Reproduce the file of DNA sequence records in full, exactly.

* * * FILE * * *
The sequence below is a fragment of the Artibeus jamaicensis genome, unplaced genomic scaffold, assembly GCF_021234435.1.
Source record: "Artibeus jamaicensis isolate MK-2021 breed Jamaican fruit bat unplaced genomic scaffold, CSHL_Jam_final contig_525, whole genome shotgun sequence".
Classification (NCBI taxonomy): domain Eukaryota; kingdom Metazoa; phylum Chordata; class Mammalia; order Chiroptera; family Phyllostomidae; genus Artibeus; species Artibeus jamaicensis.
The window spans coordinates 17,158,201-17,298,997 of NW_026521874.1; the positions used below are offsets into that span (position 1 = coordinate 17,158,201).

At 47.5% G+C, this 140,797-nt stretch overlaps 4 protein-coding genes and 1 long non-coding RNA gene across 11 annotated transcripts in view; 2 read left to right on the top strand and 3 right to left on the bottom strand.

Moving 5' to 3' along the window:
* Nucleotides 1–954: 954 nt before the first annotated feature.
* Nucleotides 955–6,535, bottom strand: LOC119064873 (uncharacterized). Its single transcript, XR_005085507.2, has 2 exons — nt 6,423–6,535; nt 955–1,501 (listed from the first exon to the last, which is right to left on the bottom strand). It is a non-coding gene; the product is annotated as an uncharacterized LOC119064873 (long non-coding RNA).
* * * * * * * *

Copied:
The sequence below is a fragment of the Artibeus jamaicensis genome, unplaced genomic scaffold, assembly GCF_021234435.1.
Source record: "Artibeus jamaicensis isolate MK-2021 breed Jamaican fruit bat unplaced genomic scaffold, CSHL_Jam_final contig_525, whole genome shotgun sequence".
Classification (NCBI taxonomy): domain Eukaryota; kingdom Metazoa; phylum Chordata; class Mammalia; order Chiroptera; family Phyllostomidae; genus Artibeus; species Artibeus jamaicensis.
The window spans coordinates 17,158,201-17,298,997 of NW_026521874.1; the positions used below are offsets into that span (position 1 = coordinate 17,158,201).

At 47.5% G+C, this 140,797-nt stretch overlaps 4 protein-coding genes and 1 long non-coding RNA gene across 11 annotated transcripts in view; 2 read left to right on the top strand and 3 right to left on the bottom strand.

Moving 5' to 3' along the window:
* Nucleotides 1–954: 954 nt before the first annotated feature.
* Nucleotides 955–6,535, bottom strand: LOC119064873 (uncharacterized). Its single transcript, XR_005085507.2, has 2 exons — nt 6,423–6,535; nt 955–1,501 (listed from the first exon to the last, which is right to left on the bottom strand). It is a non-coding gene; the product is annotated as an uncharacterized LOC119064873 (long non-coding RNA).